As someone who isn’t really interested in point and click adventures, Robert Kurvitz’s role-playing/mystery hybrid game Disco Elysium was strangely alluring at a first glance.
Even before you can make sense of your surroundings, the game instantly plunges you into a murky black screen, complemented by a jarring monologue. Two voices nag at you, reminding you of your unconsciousness before you wake up hungover and in an unfamiliar room. As you limp forth, clothed in whatever discarded items you can find, you hear from one of the apartment residents about the remnants of a lost disco culture, virtually analogous to our high-flying 70s metropolis. Citizens of the post-revolutionary city Revachol speak reverently of the vibrant, hyperreal disco days of the past. To them, it is a point of fleeting nostalgia. Your character, however, is permanently trapped in the disco days of your youth, face temporarily frozen in a sickly-looking “Expression”.
Kurvitz and the development team at ZA/UM explore an untapped niche of rich dialogue, vivid storytelling and gritty worldbuilding. The ‘disco’ of Disco Elysium doesn’t just connote music and dance but extends to something so much more. Boundless possibilities of lost futures and ecstatic youth have the potential to materialise through the inner workings of your mind. Different pieces of thought provoke choices of dialogue: choices which matter and create thoughts in your mind which you can choose to ‘internalise’ and influence dialogue later on. “Mazovian socio-economics” and “Inexplicable Feminist Agenda” are just some that harken to (and satirise) the fragmented politics of the 21st century, following the collapse of ‘Actually Existing Socialist’ states and a new global world order headed by explicitly moralist global institutions.
Eventually you encounter a government bureaucrat who speaks only in catchwords – it is as if he is not really listening to you but reaffirming the righteousness of the international moralist project, synonymous to the “practical” and “reasonable” ideologues of the United Nations:
“It’s pragmatic, realistic and level-headed, an ideology for ‘doers’.”
And in another, strikingly ironic line, the bureaucrat asserts:
“Because moralists believe in a normal, stable world governed by democratic values.”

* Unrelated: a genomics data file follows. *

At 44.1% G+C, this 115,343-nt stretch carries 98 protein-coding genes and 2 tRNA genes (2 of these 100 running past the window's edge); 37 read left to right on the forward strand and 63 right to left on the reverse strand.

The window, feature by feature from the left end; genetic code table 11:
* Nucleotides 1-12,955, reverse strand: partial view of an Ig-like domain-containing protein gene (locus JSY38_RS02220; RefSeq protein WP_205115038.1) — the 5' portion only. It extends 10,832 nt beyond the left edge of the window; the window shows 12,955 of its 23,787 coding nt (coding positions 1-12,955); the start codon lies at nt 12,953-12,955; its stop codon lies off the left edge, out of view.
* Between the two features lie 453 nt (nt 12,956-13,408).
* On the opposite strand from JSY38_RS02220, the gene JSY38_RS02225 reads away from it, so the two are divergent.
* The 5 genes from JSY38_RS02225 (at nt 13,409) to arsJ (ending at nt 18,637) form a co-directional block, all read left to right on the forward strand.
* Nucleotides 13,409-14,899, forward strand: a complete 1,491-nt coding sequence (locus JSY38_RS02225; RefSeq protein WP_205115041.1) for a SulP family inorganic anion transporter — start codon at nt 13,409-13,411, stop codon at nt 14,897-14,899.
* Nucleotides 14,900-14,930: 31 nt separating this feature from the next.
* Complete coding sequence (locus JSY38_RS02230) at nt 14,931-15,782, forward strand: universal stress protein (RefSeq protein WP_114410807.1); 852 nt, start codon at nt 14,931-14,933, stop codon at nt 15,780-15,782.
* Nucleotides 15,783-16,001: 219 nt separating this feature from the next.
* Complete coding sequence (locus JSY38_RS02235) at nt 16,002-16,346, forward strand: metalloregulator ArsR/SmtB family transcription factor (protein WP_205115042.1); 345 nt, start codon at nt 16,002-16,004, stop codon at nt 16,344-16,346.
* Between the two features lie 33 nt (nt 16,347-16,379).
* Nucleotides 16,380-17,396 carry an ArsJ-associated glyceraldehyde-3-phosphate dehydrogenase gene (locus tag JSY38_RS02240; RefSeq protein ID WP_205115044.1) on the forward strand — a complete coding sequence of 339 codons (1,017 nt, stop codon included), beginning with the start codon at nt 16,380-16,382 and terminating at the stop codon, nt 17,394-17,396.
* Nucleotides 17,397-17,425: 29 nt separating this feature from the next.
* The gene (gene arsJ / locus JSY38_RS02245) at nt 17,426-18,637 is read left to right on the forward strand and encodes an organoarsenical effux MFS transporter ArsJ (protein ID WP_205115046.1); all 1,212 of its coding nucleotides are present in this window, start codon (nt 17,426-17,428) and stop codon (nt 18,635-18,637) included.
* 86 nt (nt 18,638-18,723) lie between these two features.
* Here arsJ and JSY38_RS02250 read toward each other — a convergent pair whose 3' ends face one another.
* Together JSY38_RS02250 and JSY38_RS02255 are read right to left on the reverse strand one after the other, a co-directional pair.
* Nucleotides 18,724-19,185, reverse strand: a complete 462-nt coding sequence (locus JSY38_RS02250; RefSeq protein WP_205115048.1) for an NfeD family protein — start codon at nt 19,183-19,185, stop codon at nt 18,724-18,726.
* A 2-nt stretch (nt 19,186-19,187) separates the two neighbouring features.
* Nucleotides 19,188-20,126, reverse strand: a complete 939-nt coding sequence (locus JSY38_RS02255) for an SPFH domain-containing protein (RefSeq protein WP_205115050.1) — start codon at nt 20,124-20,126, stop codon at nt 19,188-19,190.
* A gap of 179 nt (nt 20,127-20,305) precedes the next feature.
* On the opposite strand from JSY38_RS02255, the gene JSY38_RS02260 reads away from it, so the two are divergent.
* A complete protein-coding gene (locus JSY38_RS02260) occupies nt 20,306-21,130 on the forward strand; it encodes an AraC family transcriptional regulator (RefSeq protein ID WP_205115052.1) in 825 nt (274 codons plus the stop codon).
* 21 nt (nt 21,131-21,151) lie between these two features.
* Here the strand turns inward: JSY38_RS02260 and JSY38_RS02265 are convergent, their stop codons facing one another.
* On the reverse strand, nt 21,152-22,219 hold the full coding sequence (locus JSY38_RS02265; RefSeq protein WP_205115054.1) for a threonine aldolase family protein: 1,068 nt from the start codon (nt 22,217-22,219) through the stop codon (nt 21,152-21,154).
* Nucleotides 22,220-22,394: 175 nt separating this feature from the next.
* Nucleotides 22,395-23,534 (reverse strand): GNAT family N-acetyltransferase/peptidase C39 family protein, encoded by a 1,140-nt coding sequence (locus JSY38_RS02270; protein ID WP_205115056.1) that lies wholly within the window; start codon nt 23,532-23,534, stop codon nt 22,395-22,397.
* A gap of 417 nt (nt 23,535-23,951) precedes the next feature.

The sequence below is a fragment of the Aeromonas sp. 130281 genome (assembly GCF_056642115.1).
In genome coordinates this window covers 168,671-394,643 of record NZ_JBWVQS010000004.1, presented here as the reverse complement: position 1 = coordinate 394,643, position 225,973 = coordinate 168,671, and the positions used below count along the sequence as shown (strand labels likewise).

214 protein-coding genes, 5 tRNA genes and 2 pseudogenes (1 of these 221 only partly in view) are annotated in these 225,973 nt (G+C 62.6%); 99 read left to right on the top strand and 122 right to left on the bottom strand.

On the other hand, the young street artist Cindy the Skull is fiercely antagonistic towards the Revachol Citizen’s Militia (the local police force) and derides them as piggies. Meanwhile, Cuno is a foul-mouthed ten-year-old and a victim of domestic violence who regularly ingests speed and magnesium to elude his morbid reality.
Rather than optimism for socially responsible governance and economic sensibility maintained by the Coalition, there is a somewhat dispirited air in Revachol. Streets are lined with bottles and bags, while the youth find an escape in graffiti and substance abuse. The ambient, sometimes eerie diegetic music in hotels and shops betrays the clear indifference that citizens hold to yourself or their own environment. In other words, Disco Elysium captures the essence of Mark Fisher’s capitalist realism perfectly. The failure of the Revolution has rendered the possibility of any viable alternative to the existing hegemony null.
Fisher writes of the ‘reflexive impotence’ experienced by British students in acknowledging that “things are bad, but, more than that, they know they can’t do anything about it.” The atomisation of mental health and privatisation of these issues within individual neurology rules out any systemic, socially induced cause of depression or mental illness. His statement poses eerie parallels with the neoliberal unipolarity of Disco Elysium. Youth like Cuno and Cindy are on the streets because they have been rejected by a status quo that inculcates and consistently reaffirms the lack of any political alternative. Rather, they are shunned as outcasts, delinquents who are part of the distasteful scenery.
Much of the symbolic value in Disco Elysium is acutely captured by Jacques Derrida’s concept of hauntology – roughly defined as the persistence of elements returning from the past, reminding of a future that failed to happen. Derrida outlines that the hauntological presence of the “spectres of our past” are manifestations of figures that are neither present nor absent, and neither dead nor alive. The protagonist is constantly plagued by this almost bipolar sense of reality – on one hand, he is the optimistic, charismatic disco star of the Golden Age and on the other he is a depressed, alcoholic cop who remembers little about his murky past or police work.
At its core, Disco Elysium doesn’t simply lament the death of the future and the ghosts of the present. It raises a sort of psychedelic consciousness – not just the type of consciousness induced by hallucinogens but an awareness of the liberatory faculties of art, music and theatre as psychedelic experiences that change how we think about our place in the world, outside the confines of hegemony and repression.
For all that we mourn it, Disco isn’t dead – at least not in the realm of the creative.